Wide view of Circus Maximus, Rome, Italy / Photo by Peter Clarke, Wikimedia Commons
The Circus Maximus as evidence to both the flexibility of public spaces and usages by the aristocracy from pre-Roman times through the Roman Empire.
By Cody Scott Ames / 04.06.2016
It is a place where the general public can gather communally to watch ludi, provisionally erasing invisible boundary lines which sharply divide one social class from another. The Circus is also a location which has the capability to eradicate personal and societal perceptions potentially rendering a crowd in an intoxicated, wanton state. The association existent between society and its predetermined allocation of space in many venues (e.g. hippodromes, theaters, amphitheaters, etc.) which exhibit sports and spectacles, more generally, is well attested to in the Circus Maximus’s history. Using this as the conceptual framework, this article attempts to assess the recurrent, measured, and far-ranging evolutions and interdependencies between the aristocracy and the Circus they constructed. The construction methodology, I argue, was constantly being adapted to suit specific political agendas beginning with its legendary foundation under the Etruscan kings in the sixth-century BCE and ending with its usage during late Empire in the fifth-century CE. The fictional rape of the Sabine women, for example, relates Roman notions of losing self and spatial awareness as a hazardous mistake which can be purposely leveraged by manipulating a predestined, popular situation “monstra.” The organization of this article which traces the Circus’s transitions will begin with the Regal Period, move to the Republican Period, then to the Empire. The variations and modifications the Circus Maximus has undergone since the sixth-century BCE—architecturally and usage wise—serves as evidence to both the flexibility of public spaces and usages by the aristocracy from pre-Roman times through the Roman Empire.
For more than 1,000 years there has been horse racing in Rome. The most popular venue facilitating the spectacle is also widely considered to be the place where the rape of the Sabine women took place. Livy (who lived during the end of the first-century BCE and beginning of the first-century CE) tells us it was not by coincidence that Romulus chose the Circus as the location for the Roman attempt at harvesting women (see Figure 1):
The Roman state had become strong enough to hold its own in war with all the peoples along its borders, but a shortage of women meant that its greatness was fated to last for a single generation … Romulus, to gain time till he found the right occasion, hid his concern and prepared to celebrate the Consualia, the solemn games in honour of equestrian Neptune. He then ordered that the spectacle be announced to the neighbouring peoples. He gave the event great publicity by the most lavish means possible in those days. Many people came … from Caenina, Crustuminum and Antemnae; the entire Sabine population came, wives and children included … they marveled that Rome had grown so fast. When it was time for the show, and everybody was concentrating on this, a prearranged signal was given and all the Roman youths began to grab the women. Many just snatched the nearest woman to hand, but the most beautiful had already been reserved for the senators and these were escorted to the senators’ houses by plebeians who had been given this assignment (Livy, History of Rome, Chap. 1.9, section 13).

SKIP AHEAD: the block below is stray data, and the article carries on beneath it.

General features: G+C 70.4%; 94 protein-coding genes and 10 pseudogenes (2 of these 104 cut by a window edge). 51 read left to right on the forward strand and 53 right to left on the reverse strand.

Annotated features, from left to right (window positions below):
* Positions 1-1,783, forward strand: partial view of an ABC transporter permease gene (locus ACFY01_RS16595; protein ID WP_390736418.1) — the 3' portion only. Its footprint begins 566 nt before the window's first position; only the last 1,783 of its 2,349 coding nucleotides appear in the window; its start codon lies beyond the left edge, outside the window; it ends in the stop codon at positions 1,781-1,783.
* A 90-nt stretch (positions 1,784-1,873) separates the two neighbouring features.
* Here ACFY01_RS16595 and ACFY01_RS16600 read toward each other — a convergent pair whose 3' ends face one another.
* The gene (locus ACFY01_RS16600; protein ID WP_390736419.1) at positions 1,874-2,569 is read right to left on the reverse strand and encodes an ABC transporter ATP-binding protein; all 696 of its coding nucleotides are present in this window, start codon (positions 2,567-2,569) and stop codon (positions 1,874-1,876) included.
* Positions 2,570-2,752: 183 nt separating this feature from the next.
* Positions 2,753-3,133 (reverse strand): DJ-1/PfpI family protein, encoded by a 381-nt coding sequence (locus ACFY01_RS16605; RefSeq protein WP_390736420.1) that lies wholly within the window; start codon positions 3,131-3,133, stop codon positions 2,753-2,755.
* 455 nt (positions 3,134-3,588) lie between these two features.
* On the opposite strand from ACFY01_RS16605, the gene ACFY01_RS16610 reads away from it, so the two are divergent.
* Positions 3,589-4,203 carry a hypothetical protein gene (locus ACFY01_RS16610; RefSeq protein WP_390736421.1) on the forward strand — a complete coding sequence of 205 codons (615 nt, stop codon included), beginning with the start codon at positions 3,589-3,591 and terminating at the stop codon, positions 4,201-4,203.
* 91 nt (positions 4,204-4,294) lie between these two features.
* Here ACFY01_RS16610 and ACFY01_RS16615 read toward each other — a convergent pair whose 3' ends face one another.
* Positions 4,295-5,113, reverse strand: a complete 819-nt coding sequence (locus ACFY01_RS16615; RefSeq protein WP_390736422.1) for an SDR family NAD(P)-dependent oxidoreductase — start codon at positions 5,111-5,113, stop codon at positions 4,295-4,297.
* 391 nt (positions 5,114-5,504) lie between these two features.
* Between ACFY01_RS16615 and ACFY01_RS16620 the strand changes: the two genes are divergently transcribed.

This article addresses the continual, deliberate, and far-ranging transitions and relationships between the aristocracy and the Circus they built up or adapted to suit their agenda beginning with its legendary foundation under the Etruscan kings in the sixth-century BCE (Livy, Chap. 1.35) and following to its modern usage as a municipal park. In order to track the Circus’s transitions most effectively, this argument will begin with the Regal Period, move to the Republican Period, then to the Empire, and finally end with its modern treatment tracing the architectural reconstructions and modifications along the way. The variations the Circus has undergone since the sixth-century BCE—architecturally and usage wise—serves as a testament to both the adaptability of public spaces and uses by the aristocracy from pre-Roman times through the Roman Empire.
The agency present between man and space, which is extant in every venue featuring spectacles to a certain degree (i.e. hippodromes, theaters, amphitheaters, etc.), is well attested to in the history of Rome’s Circus Maximus. On one hand it is a place where people of every class can gather collectively, more or less (Suetonius, Claudius, Chap. 31.3; Tacitus, Annals, Chap. 15), to watch ludi and temporarily erase invisible boundary lines which sharply divide one person from another. On the other hand, the Circus has the capability to remove personal and societal cognition which renders a person and those around them in an intoxicated, uninhibited state. The Circus Maximus was the only venue which allowed men and women to sit together (Ovid, Ars Amatoria, Chap. I.135, section 252). In the case of the fictional rape of the Sabine women, Romans relate that losing self and spatial awareness can be a dangerous thing which can be purposely leveraged by pre-arranging an awesome diversion “monstra.”